This was the most pleasant ride of my stay in Hawaii. I did it early in the trip but only just now got around to writing a lot of this stuff down.
I started in Waikoloa, went up the Queen K to Kawaihae and then on to Hawi, on the north side of the island and the turnaround point for the Ironman. It is about 2 hours of mostly flat terrain to Hawi.
In Hawi I turned right on Hwy 250 and started riding up the Kohala Mountains towards Waimea. It turns out that I turned a bit earlier than I should have, and did a couple miles of 10% gradient that I could have avoided if I had turned right later on Kinnersley. After that, though, the climbing is moderate, and the day I rode, the views were outstanding. Once you get some altitude, it becomes very green. Basically the "green line" is about 1500 feet, where the rain becomes consistent as the clouds move up over the mountains. You are now in ranch country. Waimea is the center of the ranching industry on the Big Island, and home to the Parker Ranch, which is the second largest ranch in the US after the King Ranch in Texas.
The road surface is good and traffic is light. The climb tops out around 3700ft after 13 miles, for an average gradient of 4.4%.....very pleasant. From the top there is a nice descent to Waimea, and then the ripping descent from Waimea back to the coast.
There is no water between Hawi and Waimea, so fill your bottles in Hawi (there is a market behind the post office at Hwy 250). Fill them again in Waimea (turn left and go 2 miles to the town proper where the shops are), because you are still about an hour from home, and by now it is probably ass hot.
Mothers who lived near a toll plaza with an E-ZPass had fewer instances of premature births and low birth-weight babies, according to a new study.
Janet Currie and Reed Walker of Columbia University’s Department of Economics compared mothers that lived within three kilometers of a toll plaza with those that lived within three kilometers of a major highway (but not near a toll plaza) in New Jersey and Pennsylvania.
By reducing congestion and emissions through the E-ZPass system, premature births dropped 10.8% and instances of low birth weight declined 11.8% for mothers within two kilometers of the toll plaza.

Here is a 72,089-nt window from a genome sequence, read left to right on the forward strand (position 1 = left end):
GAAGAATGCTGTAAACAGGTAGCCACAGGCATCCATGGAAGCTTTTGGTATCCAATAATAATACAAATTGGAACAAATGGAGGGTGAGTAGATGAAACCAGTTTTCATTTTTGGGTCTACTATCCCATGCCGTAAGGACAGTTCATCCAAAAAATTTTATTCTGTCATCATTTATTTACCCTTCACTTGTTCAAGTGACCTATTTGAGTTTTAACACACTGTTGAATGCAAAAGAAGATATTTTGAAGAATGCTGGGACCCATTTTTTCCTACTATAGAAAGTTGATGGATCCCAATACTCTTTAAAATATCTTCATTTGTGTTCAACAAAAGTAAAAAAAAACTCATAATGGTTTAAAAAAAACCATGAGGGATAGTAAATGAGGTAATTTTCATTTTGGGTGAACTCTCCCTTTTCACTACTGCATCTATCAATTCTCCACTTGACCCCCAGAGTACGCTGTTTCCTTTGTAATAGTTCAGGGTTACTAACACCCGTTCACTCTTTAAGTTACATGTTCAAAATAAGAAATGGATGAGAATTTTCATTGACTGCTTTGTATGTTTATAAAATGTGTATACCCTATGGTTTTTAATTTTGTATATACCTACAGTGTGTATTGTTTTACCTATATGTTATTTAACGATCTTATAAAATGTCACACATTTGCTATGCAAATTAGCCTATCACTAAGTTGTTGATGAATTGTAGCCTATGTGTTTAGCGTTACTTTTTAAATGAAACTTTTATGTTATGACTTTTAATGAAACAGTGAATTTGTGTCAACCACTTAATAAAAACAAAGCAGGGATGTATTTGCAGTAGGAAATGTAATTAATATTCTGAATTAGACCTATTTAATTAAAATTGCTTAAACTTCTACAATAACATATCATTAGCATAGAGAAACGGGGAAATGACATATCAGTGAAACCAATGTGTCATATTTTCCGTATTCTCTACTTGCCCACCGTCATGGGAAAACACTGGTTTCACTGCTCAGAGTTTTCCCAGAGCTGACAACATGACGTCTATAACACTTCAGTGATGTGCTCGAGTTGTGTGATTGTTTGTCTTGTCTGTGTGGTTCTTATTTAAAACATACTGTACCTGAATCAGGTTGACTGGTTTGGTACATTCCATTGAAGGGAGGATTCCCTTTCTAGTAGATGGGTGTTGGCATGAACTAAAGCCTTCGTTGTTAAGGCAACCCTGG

For those who lived three kilometers from the plaza, prematurity and low birth weight fell 7.3% and 8.4%, respectively.
The conclusions are of particular interest, the researchers say, because low birth weight has been linked to health problems in the future and lower educational attainment. But it also shows the effects of a system like E-ZPass that has an inherent value to consumers – reduced travel time – as well as peripheral benefits, such as reduced emissions and health benefits.
Previous estimates showed that E-ZPass, an electronic toll system that reads a tag mounted on the windshield without forcing the vehicle to stop, reduced traffic congestion by more than 85% in some plazas within its first year. Other studies revealed it may have cut harmful emissions by up to 50%.
But the E-ZPass study took that research a step further by trying to determine traffic congestion’s health effects.
The researchers used Vital Statistics Natality records, which cover all births in a state, from Pennsylvania for 1997 to 2002 and for New Jersey from 1994 to 2003. They then compared the change in the number of premature and low birth weight babies born to mothers near toll plazas with those born to mothers who were not near toll plazas before and after the E-ZPass.
With roughly 26% of homes located near congested areas, Currie and Walker concluded that “…nationwide reductions in prenatal exposure to traffic congestion could reduce preterm births by as many as 10,800 annually, a reduction that can be valued at $557 million per year,” the study states. “Since we have focused on only one of the possible health effects of traffic congestion, albeit an important one, the total health benefits of reducing pollution due to traffic congestion are likely to be much greater.”